A Q&A with Leo Spauls

Leo Spauls interview main

Pan-European synth pop, London-based…

What’s the title of your latest release, and what does it mean to you?
The latest release is ‘Show Me Your Love’. It’s about meeting a guy from Brazil on a gay app who is desperately wanting to leave his country and come to Europe. It’s easy to fall in love with someone like that. Everything is new and exciting in the beginning. However, the reality is something different. Your lover is not the guy you thought he was. Perhaps you are not the guy he thought you were, either, and your romantic dream becomes a war zone. You wonder what it was that brought you together in the first place. But you’ve invested so much in that relationship. Time and energy. And now you don’t know when to let go. “And the poets sing, ‘Love is truly a dangerous thing’”, is the message in this song. For the poets, for the lovers.

What was the hardest part about putting this release together, and why?
It was not a very difficult process at all. First, I recorded the background and vocals in Stockholm then sent it to the Animal Farm Studios in London to finish the production. Sometimes, you write a song in less than ten minutes; ‘Show Me Your Love’ is one of those songs. But, on the other hand, you can also sit for hours trying to get it right, and it simply doesn’t work. So, the best thing is to leave it if that happens. If you become too intellectual or technical, you destroy it.

Who produced the release – what did they bring to it?
During the pandemic, we have developed a method of producing that works very well. First, I write the songs and make a simple recording of them. Then, when I’ve finished the demo, I send it to the Animal Farm Studios in London, and if they like it, they complete the production. Mat Leppanen is an outstanding producer, and he can do almost every genre. Even if I could produce the songs myself, bringing someone else to finish it is far better. I’m primarily a songwriter, and you can’t be good at everything. Also, I’ve never felt sure about mixing, so I gladly leave that part to someone else.

What do you want the listener to take away from listening to your music?
My songs are written from an LGBT perspective. However, that doesn’t necessarily mean that they only apply to a gay audience. On the contrary, it’s not the kind of music you usually hear on the gay scene. I want to focus on the lyrics and storytelling. I want to evoke certain feelings and experiences in my life, like going to a gay sauna in Berlin, for example. Which is not at all what you think it is. The idea of gay music is still too limited, I guess. We are just ordinary people like everyone else. It’s 2021 and being gay is still a problem in some parts of the world.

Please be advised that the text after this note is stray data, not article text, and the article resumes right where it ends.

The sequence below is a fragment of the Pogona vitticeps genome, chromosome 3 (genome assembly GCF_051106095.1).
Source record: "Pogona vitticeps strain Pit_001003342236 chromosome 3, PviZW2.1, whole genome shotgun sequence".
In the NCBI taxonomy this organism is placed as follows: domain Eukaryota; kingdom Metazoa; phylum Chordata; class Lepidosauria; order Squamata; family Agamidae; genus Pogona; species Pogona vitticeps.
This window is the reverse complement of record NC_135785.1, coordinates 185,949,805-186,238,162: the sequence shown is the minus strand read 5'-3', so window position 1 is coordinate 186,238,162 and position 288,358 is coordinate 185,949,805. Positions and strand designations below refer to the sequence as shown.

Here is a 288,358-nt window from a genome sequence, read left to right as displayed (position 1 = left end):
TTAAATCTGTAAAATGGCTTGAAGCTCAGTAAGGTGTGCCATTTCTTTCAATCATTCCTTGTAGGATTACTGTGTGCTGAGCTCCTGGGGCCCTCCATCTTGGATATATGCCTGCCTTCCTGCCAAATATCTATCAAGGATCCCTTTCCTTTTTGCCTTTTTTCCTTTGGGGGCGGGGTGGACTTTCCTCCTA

How does a track normally come together? Can you tell us something about the process?
I usually start with the piano. Then, I go to my computer to add a few loops. Next, I add vocals and backing vocals. Occasionally, I start with my computer and run the process backwards. I sometimes bring a demo to the rehearsal room and build it up from scratch with real instruments. It’s either way for the result. If the song is good, it works. If it isn’t, then it doesn’t matter what you do. I sometimes play my demos to Mike Garson (David Bowie’s pianist who played on the last album), and I can tell from his reaction if it works or not. I have developed a deep friendship with Mike. He gives me piano lessons and sometimes acts as a mentor to me. His teaching method is very sophisticated. He tells stories which could be about almost anything and makes you realise your problem without even saying it; quite contrary to what many other teachers do. When I was younger, I took piano lessons for more than ten years, but I never became a professional. If I had met Mike earlier in my life, maybe I would have become one. However, singing and song writing is my number one priority at this point.

What band/artists have influenced you the most since you started this project, and why?
I try to listen to an album a day, and I tune in to BBC 6 every night. If you listen to such a quantity of music, the songs sometimes keep ringing in my sleep. However, I rarely try to imitate other artists and seldom play covers, so on what level they influence me is probably easier for others to tell. Nevertheless, an artist I have been listening to is St. Lenox. I have never met him, but I follow him on social media.

Leo Spauls interview pop

What countries would you like to tour? Are there any standout venues you’d like to play in?
We’ve mostly played venues in Sweden and Germany. I enjoyed playing Monarch Berlin. It’s a very indie venue. It’s at Kottbusser Tor, and the U-Bahn is running outside the windows. There is a recording of that show that you can find on Vimeo. However, the focus is now on the UK. There are so many venues in London that I want to play. Of course, I hope they are still there, but you never know.

If you could pick one track for our readers to listen to in order to get a taste of your music, what would you pick, and why?
‘Show Me Your Love’ is a good choice. Although, it is a bit heavy-hearted. If you prefer a more cheerful track, listen to ‘Mehringdamm’.

What ambitions do you have for the band/your career?
We are releasing three singles this year on the Animal Farm label. So that’s the most important thing that is happening this year. Also, this time we are focusing on the UK market, so that’s a big step. We’re also looking forward to doing a UK tour within a year or two.

Finally, as you leave the stage, what are your parting words?
Sometimes I use the expression Tom Robinson often ends his BBC shows with: “Stay safe”. After that, I typically say, “We’ll come back soon”.

For more info visit: facebook.com/spauls.se


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